Here's one such nonsensical defense of Russia that rests on a foundation of pure nonsense:
Just for once, let us try this argument with an open mind, employing arithmetic and geography and going easy on the adjectives. Two great land powers face each other. One of these powers, Russia, has given up control over 700,000 square miles of valuable territory. The other, the European Union, has gained control over 400,000 of those square miles. Which of these powers is expanding?
You have to be either really dumb or really smart to ignore the differences in those changes in territorial control in order to argue that the European Union is the real aggressor.
Russia lost that valuable territory because the people in that territory did not want to be part of Russia's empire. So when Soviet power wavered, they got out just as fast as the could and did not look back.
Russia has tried to make closer union with Moscow more attractive to those who were once within the Soviet Union itself, but has had no success outside of areas where Russian military power has solidified that union.
And Putin's Ukraine adventure is making even Belarus nervous about Russian intentions.
The European Union--and I'm no fan of the European Union, mind you--grew because nations have voluntarily joined (even if popular sentiment was sometimes lukewarm, elected governments did choose to enter the EU).
So the author has gone easy on the reality that requires appropriate adjectives to fully describe.
And unless the EU gets its own army, as the EU Commission president wants, EU members are free to leave the European Union:
"A joint EU army would show the world that there would never again be a war between EU countries," Juncker told the Welt am Sonntag newspaper. "Such an army would also help us to form common foreign and security policies and allow Europe to take on responsibility in the world."
The EU doesn't see NATO as its armed wing, I guess, as the above nonsensical case has it.
And this is humorous, in a are-you-freaking-seriously-arguing-this sort of way:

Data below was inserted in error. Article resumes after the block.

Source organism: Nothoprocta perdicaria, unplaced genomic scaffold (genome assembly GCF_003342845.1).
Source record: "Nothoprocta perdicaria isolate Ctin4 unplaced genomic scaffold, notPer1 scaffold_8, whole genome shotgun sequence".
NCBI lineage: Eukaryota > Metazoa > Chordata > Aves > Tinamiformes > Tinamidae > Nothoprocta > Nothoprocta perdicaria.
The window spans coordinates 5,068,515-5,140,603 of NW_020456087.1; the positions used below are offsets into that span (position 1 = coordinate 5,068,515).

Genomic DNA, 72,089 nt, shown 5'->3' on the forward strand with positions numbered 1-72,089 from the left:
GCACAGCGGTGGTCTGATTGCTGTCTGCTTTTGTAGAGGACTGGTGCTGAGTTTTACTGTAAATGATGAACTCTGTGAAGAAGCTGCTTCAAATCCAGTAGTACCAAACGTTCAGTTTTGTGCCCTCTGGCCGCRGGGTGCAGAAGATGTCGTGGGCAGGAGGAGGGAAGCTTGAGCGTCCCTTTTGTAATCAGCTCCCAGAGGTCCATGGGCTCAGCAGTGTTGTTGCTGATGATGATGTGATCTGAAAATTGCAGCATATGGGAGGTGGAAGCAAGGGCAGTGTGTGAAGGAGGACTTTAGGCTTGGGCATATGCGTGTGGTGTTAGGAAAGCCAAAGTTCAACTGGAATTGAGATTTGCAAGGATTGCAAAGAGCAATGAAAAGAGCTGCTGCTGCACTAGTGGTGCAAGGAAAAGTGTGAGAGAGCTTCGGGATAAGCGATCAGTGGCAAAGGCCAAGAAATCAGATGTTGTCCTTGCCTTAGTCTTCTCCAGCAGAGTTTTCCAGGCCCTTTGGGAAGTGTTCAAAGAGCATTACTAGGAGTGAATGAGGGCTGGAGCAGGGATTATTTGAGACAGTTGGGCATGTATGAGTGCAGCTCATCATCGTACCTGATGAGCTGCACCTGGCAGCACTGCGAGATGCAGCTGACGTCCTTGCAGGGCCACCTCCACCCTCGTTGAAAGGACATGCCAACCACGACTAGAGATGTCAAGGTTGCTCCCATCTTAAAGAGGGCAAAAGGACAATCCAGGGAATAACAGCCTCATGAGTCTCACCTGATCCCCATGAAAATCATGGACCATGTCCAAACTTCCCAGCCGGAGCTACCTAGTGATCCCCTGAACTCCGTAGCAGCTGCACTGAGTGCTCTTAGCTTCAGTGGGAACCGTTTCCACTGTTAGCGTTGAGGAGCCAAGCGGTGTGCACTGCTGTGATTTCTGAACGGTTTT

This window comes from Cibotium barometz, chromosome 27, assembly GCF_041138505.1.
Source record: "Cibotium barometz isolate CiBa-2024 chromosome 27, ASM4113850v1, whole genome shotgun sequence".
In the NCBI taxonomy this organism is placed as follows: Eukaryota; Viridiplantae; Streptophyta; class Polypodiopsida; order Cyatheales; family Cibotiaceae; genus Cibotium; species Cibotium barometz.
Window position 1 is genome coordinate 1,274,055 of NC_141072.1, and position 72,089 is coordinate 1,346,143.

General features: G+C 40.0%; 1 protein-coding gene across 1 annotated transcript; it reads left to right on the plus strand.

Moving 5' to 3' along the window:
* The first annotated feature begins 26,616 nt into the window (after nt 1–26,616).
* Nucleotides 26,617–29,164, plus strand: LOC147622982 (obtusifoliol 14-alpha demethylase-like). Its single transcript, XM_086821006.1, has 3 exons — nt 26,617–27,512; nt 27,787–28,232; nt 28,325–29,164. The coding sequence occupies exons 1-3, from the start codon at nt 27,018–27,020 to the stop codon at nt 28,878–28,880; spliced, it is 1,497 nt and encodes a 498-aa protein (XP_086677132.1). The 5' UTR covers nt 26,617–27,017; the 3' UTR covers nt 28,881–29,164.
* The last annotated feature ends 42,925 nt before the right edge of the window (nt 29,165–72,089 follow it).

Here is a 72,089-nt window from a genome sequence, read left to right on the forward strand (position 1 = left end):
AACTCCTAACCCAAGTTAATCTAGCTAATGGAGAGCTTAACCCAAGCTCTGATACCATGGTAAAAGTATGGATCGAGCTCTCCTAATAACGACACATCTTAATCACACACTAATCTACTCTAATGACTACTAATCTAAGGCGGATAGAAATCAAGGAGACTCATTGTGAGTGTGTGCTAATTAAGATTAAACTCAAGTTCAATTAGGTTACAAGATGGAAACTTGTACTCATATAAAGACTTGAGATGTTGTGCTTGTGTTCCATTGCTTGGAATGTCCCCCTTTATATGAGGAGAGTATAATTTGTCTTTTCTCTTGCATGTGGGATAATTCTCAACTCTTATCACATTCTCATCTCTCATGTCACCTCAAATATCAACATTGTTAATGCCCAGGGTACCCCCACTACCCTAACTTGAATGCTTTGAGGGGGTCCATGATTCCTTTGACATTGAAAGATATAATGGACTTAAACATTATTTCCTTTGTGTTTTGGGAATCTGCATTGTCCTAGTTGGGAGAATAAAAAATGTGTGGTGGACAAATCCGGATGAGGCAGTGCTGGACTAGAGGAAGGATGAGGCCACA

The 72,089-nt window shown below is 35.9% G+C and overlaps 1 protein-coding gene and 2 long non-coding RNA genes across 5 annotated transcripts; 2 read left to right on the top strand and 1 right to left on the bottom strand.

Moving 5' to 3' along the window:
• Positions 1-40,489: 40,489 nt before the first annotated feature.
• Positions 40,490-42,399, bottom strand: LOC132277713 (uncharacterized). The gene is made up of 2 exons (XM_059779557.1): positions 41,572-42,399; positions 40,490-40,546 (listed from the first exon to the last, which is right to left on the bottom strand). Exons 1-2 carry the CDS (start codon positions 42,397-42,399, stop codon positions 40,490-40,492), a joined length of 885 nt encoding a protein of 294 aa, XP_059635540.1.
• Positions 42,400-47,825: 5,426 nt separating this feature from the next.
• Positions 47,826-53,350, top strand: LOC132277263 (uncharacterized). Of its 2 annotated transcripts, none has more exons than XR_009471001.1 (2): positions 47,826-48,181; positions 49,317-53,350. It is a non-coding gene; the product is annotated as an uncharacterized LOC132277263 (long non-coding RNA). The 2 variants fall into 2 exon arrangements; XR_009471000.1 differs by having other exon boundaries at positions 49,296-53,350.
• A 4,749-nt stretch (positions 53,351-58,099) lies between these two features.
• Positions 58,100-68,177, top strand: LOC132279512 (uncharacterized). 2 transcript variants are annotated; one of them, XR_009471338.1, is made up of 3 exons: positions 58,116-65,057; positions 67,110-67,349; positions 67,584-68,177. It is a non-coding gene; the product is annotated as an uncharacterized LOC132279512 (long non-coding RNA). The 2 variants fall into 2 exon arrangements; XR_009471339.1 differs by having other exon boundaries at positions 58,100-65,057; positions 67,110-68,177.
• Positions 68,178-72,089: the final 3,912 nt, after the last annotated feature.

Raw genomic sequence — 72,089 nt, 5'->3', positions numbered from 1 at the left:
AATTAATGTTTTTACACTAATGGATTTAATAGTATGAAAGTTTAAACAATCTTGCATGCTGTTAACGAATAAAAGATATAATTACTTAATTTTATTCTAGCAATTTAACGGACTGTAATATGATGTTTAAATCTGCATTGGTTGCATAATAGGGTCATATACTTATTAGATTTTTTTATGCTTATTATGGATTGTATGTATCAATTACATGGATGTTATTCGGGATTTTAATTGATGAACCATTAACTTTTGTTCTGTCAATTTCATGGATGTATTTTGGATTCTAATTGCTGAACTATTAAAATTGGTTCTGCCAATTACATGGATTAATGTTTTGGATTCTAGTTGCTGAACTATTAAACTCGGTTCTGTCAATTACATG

There is no obvious need for an adversarial system in post-Soviet Europe. Even if Russia wanted to reconquer its lost empire, as some believe (a belief for which there is no serious evidence), it is too weak and too poor to do this. So why not invite Russia to join the great western alliances? Alas, it is obvious to everyone, but never stated, that Russia cannot ever join either Nato or the EU, for if it did so it would unbalance them both by its sheer size. There are many possible ways of dealing with this. One would be an adult recognition of the limits of human power, combined with an understanding of Russia’s repeated experience of invasions and its lack of defensible borders.
This alone inclines me to the really stupid side of the explanatory spectrum.
NATO has been weakening since the Soviet Union collapsed and spent more effort trying to fight in Afghanistan--continuing the battle against jihadis that the Soviets lost--than it did in expanding military capabilities in new eastern European NATO members. Yet that caused the adversarial system developing?
The idea that Russia is too weak to reconquer its lost empire surely indicates that the author doesn't really believe that the USSR's loss of all that valuable territory was because of the EU "conquest" of some of it.
And the claim that there is no evidence that Russia wants to reclaim their empire is nonsense as well.